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Kinetic Geodesic Voronoi Diagrams in a Simple Polygon

Authors Matias Korman, André van Renssen, Marcel Roeloffzen, Frank Staals

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Author Details

Matias Korman
  • Department of Computer Science, Tufts University, Medford, MA, USA
André van Renssen
  • School of Computer Science, University of Sydney, Australia
Marcel Roeloffzen
  • Department of Mathematics and Computer Science, Eindhoven University of Technology, The Netherlands
Frank Staals
  • Department of Information and Computing Sciences, Utrecht University, The Netherlands


We would like to thank Man-Kwun Chiu and Yago Diez for interesting discussions during the initial stage of this research.

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Matias Korman, André van Renssen, Marcel Roeloffzen, and Frank Staals. Kinetic Geodesic Voronoi Diagrams in a Simple Polygon. In 47th International Colloquium on Automata, Languages, and Programming (ICALP 2020). Leibniz International Proceedings in Informatics (LIPIcs), Volume 168, pp. 75:1-75:17, Schloss Dagstuhl - Leibniz-Zentrum für Informatik (2020)


We study the geodesic Voronoi diagram of a set S of n linearly moving sites inside a static simple polygon P with m vertices. We identify all events where the structure of the Voronoi diagram changes, bound the number of such events, and then develop a kinetic data structure (KDS) that maintains the geodesic Voronoi diagram as the sites move. To this end, we first analyze how often a single bisector, defined by two sites, or a single Voronoi center, defined by three sites, can change. For both these structures we prove that the number of such changes is at most O(m³), and that this is tight in the worst case. Moreover, we develop compact, responsive, local, and efficient kinetic data structures for both structures. Our data structures use linear space and process a worst-case optimal number of events. Our bisector KDS handles each event in O(log m) time, and our Voronoi center handles each event in O(log² m) time. Both structures can be extended to efficiently support updating the movement of the sites as well. Using these data structures as building blocks we obtain a compact KDS for maintaining the full geodesic Voronoi diagram.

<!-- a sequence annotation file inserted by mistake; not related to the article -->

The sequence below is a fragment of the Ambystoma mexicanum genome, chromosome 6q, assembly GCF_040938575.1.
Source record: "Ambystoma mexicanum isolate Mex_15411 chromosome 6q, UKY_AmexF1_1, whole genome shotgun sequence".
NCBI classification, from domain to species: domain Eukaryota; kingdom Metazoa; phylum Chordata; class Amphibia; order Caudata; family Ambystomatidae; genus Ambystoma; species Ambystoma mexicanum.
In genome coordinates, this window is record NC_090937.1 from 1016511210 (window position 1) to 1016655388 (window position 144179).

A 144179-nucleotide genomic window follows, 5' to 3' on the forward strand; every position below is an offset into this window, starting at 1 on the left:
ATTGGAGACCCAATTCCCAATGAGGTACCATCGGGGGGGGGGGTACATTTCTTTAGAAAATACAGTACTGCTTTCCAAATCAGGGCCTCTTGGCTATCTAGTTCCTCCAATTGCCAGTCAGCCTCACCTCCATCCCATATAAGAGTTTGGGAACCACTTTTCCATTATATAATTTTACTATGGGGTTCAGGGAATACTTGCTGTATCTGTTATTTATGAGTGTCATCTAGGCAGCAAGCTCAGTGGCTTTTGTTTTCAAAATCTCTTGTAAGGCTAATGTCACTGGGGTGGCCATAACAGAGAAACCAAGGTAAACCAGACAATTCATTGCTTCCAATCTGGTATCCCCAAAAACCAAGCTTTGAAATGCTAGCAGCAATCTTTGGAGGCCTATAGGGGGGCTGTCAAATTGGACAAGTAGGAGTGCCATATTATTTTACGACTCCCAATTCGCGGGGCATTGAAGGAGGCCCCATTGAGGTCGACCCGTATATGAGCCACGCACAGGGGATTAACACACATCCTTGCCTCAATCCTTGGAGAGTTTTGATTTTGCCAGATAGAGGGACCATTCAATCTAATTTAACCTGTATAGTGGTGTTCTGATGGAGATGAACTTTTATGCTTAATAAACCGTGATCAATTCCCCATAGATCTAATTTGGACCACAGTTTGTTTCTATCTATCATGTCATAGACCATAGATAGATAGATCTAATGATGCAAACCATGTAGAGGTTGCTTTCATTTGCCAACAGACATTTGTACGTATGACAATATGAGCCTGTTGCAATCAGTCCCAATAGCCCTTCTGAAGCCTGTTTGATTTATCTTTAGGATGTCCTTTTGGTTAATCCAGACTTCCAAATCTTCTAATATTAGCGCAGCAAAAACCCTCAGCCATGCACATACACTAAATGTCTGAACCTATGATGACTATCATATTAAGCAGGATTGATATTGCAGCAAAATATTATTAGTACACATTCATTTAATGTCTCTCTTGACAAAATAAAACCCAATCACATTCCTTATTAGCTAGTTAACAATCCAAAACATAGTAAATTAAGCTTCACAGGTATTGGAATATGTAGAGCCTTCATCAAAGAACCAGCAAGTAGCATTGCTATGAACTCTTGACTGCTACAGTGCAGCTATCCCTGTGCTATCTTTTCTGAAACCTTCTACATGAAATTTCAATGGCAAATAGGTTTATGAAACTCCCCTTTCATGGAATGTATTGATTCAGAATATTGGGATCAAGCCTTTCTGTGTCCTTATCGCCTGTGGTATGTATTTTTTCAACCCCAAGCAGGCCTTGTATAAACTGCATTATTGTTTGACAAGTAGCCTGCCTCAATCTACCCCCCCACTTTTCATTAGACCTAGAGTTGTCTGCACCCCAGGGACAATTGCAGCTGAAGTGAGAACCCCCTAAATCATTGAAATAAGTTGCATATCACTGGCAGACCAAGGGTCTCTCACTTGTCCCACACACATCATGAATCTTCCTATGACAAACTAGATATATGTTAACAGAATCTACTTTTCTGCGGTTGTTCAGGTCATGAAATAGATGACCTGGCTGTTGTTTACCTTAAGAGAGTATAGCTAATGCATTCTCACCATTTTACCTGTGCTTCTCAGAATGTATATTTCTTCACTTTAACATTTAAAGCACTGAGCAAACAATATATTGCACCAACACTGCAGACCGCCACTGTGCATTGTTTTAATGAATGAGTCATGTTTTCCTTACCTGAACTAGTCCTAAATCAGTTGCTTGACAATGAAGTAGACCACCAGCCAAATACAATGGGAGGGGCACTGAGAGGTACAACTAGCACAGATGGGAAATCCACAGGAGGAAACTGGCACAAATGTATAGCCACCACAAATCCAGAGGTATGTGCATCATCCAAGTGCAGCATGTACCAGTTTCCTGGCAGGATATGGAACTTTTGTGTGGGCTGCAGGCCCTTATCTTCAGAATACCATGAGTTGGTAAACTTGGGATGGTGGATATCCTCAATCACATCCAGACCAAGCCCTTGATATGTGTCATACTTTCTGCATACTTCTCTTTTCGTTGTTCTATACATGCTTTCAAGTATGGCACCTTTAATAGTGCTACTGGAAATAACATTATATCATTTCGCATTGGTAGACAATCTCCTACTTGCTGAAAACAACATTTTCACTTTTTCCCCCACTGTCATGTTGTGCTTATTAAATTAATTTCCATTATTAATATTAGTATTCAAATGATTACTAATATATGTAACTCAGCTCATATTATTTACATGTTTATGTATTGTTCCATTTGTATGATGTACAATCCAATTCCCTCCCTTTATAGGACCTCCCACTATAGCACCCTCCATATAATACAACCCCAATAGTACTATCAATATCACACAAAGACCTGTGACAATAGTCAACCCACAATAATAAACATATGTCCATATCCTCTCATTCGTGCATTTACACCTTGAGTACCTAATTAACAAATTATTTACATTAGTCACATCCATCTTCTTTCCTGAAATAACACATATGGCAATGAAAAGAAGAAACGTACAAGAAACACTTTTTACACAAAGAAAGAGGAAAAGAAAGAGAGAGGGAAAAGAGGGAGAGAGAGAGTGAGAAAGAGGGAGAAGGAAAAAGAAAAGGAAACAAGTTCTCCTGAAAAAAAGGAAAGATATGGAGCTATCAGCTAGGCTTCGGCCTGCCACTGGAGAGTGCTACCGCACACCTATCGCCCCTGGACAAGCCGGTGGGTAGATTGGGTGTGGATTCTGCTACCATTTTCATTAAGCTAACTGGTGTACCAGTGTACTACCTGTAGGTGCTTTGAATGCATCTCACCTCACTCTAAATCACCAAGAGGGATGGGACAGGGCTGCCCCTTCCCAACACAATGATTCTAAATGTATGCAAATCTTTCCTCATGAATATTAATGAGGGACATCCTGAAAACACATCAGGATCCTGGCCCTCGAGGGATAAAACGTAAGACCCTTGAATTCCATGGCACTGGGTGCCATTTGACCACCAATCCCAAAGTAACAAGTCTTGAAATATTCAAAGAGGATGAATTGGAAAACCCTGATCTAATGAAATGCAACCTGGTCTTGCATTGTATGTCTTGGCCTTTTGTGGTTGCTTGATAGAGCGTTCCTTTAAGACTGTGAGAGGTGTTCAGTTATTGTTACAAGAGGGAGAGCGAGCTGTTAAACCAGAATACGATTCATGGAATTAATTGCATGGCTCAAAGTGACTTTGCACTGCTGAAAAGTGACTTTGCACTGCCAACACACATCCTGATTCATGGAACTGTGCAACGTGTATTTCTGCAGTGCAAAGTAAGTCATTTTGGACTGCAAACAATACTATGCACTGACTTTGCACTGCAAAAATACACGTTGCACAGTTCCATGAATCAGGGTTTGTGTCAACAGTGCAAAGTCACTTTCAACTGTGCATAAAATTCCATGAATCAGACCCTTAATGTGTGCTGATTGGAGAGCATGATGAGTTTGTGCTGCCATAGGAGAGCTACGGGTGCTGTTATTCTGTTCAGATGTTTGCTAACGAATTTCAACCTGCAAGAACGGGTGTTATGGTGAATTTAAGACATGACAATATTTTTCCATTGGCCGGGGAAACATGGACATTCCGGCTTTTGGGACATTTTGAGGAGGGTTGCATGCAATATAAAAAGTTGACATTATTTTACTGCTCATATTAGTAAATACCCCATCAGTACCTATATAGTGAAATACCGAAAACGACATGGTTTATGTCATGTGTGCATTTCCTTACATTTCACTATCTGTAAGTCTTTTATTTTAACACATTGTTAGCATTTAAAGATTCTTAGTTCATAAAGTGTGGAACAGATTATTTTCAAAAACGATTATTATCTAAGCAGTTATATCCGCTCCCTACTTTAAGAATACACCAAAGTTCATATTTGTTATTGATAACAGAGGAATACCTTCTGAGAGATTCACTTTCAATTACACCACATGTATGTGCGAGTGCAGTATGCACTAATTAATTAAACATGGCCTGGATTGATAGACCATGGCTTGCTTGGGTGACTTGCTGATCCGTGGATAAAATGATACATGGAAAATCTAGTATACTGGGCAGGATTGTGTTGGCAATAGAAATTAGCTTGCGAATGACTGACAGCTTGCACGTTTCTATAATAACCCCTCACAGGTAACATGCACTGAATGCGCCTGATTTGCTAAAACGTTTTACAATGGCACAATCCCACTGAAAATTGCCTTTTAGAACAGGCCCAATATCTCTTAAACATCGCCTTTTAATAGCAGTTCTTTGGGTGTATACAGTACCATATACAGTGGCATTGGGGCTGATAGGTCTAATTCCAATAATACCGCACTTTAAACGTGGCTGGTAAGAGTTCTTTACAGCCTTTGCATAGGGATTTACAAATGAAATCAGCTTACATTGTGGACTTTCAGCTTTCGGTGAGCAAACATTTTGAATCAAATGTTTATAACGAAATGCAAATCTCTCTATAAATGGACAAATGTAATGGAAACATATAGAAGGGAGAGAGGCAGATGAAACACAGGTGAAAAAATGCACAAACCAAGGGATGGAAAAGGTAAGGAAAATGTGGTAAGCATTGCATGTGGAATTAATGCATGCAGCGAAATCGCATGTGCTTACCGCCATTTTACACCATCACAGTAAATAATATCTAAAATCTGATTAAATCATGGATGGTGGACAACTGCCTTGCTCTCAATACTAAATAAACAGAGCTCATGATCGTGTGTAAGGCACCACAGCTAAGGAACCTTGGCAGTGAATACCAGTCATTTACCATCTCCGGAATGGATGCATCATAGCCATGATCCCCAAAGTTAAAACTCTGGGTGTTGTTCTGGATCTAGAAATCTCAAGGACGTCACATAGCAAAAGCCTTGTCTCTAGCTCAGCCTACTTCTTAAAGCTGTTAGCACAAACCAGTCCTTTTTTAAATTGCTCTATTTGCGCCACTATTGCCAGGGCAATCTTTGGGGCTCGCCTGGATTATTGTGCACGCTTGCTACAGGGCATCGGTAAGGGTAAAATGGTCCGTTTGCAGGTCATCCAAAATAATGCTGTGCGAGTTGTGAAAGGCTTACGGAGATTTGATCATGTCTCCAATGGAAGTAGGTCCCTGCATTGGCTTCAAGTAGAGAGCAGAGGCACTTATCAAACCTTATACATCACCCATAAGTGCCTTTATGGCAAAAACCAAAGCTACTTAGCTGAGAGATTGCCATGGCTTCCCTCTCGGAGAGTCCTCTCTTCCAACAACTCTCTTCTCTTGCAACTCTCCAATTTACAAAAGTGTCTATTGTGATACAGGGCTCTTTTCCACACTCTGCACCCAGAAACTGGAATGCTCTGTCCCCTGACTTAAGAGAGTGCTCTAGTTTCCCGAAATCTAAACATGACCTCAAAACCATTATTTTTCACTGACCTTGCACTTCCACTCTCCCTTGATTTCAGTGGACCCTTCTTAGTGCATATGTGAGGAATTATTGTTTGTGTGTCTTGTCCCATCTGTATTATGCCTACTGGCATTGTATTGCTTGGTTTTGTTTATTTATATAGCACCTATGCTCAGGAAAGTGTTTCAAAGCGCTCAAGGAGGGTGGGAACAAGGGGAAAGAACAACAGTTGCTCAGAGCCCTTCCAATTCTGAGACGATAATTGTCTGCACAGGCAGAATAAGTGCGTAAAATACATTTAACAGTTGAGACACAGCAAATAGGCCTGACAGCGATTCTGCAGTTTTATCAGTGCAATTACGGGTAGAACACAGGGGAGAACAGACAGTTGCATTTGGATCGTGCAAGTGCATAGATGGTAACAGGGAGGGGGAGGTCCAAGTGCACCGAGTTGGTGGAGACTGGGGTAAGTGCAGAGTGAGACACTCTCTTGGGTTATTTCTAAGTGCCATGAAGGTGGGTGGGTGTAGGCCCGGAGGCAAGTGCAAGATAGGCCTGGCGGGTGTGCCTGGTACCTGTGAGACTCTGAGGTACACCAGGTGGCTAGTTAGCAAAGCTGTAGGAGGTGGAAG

Subject Classification

ACM Subject Classification
  • Theory of computation → Computational geometry
  • kinetic data structure
  • simple polygon
  • geodesic voronoi diagram


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